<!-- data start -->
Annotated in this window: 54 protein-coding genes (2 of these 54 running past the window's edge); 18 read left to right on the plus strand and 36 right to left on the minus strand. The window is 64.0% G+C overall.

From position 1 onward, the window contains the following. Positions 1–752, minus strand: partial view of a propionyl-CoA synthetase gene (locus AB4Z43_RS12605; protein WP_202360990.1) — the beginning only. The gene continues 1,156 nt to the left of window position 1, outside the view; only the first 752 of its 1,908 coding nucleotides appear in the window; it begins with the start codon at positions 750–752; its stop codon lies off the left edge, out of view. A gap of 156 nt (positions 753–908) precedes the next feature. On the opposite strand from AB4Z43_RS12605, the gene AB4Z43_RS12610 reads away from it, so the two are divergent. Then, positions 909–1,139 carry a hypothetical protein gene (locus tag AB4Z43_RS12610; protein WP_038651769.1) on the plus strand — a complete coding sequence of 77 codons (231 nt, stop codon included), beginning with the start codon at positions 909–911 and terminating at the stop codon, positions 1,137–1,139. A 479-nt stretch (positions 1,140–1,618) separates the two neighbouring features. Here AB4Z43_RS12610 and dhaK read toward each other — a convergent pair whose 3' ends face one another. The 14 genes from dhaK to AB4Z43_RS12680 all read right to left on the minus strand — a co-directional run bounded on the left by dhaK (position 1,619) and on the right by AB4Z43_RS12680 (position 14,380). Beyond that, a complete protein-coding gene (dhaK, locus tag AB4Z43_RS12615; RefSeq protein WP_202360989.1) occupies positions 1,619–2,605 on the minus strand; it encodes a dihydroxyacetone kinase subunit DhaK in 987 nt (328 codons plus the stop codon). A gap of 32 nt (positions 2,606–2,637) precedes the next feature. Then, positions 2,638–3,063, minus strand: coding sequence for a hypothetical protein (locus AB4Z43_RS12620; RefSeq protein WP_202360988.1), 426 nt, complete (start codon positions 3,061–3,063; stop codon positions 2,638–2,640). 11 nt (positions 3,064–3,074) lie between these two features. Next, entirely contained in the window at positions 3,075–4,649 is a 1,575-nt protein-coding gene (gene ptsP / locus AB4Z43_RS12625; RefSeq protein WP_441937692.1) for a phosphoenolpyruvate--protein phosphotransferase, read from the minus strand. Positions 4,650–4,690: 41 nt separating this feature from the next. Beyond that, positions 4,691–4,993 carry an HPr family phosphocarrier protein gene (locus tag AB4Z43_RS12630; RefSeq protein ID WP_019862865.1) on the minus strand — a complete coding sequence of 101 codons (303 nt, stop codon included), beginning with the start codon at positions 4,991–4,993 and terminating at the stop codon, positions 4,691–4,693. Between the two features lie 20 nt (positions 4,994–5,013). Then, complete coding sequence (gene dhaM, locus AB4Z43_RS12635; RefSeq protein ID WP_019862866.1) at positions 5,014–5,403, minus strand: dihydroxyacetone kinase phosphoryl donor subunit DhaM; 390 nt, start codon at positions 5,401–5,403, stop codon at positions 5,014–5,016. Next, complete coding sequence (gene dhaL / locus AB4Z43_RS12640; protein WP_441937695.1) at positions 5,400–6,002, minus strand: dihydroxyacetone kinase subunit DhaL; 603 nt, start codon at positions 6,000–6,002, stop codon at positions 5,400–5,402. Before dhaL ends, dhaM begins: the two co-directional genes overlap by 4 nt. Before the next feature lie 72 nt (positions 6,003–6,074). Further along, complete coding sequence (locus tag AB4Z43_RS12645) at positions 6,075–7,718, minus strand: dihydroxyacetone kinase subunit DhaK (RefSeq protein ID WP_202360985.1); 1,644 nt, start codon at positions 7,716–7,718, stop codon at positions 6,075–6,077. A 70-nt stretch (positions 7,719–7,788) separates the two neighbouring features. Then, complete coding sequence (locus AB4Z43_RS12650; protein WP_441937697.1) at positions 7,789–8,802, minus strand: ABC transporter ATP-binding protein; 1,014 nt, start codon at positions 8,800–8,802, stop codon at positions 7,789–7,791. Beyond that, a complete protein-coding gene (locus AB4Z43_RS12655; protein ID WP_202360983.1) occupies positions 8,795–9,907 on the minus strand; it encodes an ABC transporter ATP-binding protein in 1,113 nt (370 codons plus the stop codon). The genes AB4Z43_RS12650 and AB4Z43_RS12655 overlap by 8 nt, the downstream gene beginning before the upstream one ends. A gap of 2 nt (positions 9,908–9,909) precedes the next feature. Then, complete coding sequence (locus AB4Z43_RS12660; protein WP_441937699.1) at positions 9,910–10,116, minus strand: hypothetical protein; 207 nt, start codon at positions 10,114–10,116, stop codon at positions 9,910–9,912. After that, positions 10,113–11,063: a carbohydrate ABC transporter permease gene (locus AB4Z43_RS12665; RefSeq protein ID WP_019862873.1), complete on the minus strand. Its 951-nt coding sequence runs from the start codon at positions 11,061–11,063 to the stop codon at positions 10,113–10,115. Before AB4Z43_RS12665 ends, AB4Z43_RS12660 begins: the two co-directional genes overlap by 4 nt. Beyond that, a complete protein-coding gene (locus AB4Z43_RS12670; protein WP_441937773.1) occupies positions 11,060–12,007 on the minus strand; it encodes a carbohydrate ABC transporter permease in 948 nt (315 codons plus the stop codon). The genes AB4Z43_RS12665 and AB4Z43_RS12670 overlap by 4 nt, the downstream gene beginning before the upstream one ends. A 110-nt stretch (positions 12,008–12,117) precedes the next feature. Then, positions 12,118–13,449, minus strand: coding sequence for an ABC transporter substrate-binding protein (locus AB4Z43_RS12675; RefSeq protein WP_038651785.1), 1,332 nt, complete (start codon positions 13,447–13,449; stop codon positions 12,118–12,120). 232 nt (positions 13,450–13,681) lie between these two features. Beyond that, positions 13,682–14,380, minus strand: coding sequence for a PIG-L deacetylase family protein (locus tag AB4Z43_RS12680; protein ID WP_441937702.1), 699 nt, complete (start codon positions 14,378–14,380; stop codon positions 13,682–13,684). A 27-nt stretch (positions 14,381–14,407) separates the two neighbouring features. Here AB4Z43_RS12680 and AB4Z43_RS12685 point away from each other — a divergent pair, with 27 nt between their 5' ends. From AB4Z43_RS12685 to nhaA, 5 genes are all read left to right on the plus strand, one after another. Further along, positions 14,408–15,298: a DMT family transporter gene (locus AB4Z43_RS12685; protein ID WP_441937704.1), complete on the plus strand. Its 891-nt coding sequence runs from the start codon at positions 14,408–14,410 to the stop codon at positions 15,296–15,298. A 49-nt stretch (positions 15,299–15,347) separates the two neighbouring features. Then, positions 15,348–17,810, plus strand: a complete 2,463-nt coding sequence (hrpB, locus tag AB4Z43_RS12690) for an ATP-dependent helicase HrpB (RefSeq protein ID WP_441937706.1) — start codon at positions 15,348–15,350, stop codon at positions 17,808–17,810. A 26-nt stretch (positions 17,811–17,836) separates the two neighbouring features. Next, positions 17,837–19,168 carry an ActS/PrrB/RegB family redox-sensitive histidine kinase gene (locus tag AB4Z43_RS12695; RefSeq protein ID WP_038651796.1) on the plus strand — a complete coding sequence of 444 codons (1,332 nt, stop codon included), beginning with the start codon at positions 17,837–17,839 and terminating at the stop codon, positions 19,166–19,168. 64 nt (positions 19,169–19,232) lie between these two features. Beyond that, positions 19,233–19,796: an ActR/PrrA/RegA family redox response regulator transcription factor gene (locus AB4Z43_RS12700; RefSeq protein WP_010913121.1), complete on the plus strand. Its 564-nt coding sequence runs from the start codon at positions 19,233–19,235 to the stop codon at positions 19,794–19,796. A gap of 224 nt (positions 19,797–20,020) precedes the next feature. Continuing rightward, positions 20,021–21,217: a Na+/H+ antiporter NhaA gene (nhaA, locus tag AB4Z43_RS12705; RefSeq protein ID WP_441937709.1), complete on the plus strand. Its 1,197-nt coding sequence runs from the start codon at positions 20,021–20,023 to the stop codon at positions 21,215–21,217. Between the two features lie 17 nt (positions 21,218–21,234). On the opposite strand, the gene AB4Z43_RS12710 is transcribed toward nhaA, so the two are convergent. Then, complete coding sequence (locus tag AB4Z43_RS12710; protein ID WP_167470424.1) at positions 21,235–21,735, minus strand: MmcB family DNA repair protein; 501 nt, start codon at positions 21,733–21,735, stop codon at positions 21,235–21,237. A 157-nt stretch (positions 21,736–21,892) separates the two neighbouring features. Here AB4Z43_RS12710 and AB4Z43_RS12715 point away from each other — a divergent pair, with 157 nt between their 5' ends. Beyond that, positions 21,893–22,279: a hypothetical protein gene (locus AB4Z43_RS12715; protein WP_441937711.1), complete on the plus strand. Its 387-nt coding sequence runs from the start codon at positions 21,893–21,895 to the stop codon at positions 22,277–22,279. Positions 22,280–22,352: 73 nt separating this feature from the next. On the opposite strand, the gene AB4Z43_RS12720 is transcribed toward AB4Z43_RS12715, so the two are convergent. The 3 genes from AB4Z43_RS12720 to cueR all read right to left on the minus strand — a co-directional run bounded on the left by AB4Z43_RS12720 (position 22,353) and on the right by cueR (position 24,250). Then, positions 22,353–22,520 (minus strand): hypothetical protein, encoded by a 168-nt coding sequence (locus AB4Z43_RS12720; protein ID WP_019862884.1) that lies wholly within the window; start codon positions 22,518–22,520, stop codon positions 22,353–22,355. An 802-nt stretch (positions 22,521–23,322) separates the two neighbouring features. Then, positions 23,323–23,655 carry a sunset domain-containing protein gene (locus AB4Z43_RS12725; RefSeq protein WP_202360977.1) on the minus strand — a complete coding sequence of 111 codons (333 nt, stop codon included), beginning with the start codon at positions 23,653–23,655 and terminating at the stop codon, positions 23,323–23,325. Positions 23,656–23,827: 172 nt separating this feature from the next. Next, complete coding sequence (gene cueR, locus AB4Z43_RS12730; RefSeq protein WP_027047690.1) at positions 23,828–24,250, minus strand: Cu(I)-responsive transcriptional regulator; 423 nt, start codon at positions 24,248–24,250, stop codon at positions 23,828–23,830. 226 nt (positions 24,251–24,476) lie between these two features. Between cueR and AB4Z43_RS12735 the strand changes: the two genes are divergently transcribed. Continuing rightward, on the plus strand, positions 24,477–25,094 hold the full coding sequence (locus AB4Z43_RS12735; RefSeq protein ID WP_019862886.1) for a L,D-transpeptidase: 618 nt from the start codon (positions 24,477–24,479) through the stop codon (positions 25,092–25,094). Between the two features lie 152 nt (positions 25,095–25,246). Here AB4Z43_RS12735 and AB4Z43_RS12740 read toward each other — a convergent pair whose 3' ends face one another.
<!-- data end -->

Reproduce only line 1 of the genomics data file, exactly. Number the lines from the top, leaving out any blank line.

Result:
Annotated in this window: 54 protein-coding genes (2 of these 54 running past the window's edge); 18 read left to right on the plus strand and 36 right to left on the minus strand. The window is 64.0% G+C overall.